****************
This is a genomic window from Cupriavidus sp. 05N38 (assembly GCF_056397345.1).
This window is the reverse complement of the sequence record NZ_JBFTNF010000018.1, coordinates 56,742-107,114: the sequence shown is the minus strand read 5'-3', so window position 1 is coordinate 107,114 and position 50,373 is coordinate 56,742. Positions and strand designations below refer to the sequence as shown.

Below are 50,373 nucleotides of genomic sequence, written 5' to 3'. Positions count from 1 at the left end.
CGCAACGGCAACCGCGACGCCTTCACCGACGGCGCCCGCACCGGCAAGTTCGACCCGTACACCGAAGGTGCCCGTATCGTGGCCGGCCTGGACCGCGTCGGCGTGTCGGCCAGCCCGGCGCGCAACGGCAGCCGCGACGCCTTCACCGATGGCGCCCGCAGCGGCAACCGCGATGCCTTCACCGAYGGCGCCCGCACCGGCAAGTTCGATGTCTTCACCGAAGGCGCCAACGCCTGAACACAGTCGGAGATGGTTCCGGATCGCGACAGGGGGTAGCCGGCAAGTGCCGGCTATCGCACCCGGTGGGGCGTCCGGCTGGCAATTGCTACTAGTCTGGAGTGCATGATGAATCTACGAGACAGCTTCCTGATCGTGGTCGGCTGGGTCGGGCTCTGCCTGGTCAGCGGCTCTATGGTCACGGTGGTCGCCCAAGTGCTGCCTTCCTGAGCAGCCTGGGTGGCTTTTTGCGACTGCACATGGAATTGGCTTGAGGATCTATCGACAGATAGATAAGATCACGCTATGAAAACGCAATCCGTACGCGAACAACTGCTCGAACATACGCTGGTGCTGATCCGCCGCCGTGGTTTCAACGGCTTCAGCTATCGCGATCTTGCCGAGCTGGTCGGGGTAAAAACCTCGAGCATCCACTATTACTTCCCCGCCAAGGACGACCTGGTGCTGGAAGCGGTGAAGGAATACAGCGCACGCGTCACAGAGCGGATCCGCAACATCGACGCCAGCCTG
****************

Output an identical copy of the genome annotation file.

This is a genomic window from Cupriavidus sp. 05N38 (assembly GCF_056397345.1).
This window is the reverse complement of the sequence record NZ_JBFTNF010000018.1, coordinates 56,742-107,114: the sequence shown is the minus strand read 5'-3', so window position 1 is coordinate 107,114 and position 50,373 is coordinate 56,742. Positions and strand designations below refer to the sequence as shown.

Below are 50,373 nucleotides of genomic sequence, written 5' to 3'. Positions count from 1 at the left end.
CGCAACGGCAACCGCGACGCCTTCACCGACGGCGCCCGCACCGGCAAGTTCGACCCGTACACCGAAGGTGCCCGTATCGTGGCCGGCCTGGACCGCGTCGGCGTGTCGGCCAGCCCGGCGCGCAACGGCAGCCGCGACGCCTTCACCGATGGCGCCCGCAGCGGCAACCGCGATGCCTTCACCGAYGGCGCCCGCACCGGCAAGTTCGATGTCTTCACCGAAGGCGCCAACGCCTGAACACAGTCGGAGATGGTTCCGGATCGCGACAGGGGGTAGCCGGCAAGTGCCGGCTATCGCACCCGGTGGGGCGTCCGGCTGGCAATTGCTACTAGTCTGGAGTGCATGATGAATCTACGAGACAGCTTCCTGATCGTGGTCGGCTGGGTCGGGCTCTGCCTGGTCAGCGGCTCTATGGTCACGGTGGTCGCCCAAGTGCTGCCTTCCTGAGCAGCCTGGGTGGCTTTTTGCGACTGCACATGGAATTGGCTTGAGGATCTATCGACAGATAGATAAGATCACGCTATGAAAACGCAATCCGTACGCGAACAACTGCTCGAACATACGCTGGTGCTGATCCGCCGCCGTGGTTTCAACGGCTTCAGCTATCGCGATCTTGCCGAGCTGGTCGGGGTAAAAACCTCGAGCATCCACTATTACTTCCCCGCCAAGGACGACCTGGTGCTGGAAGCGGTGAAGGAATACAGCGCACGCGTCACAGAGCGGATCCGCAACATCGACGCCAGCCTG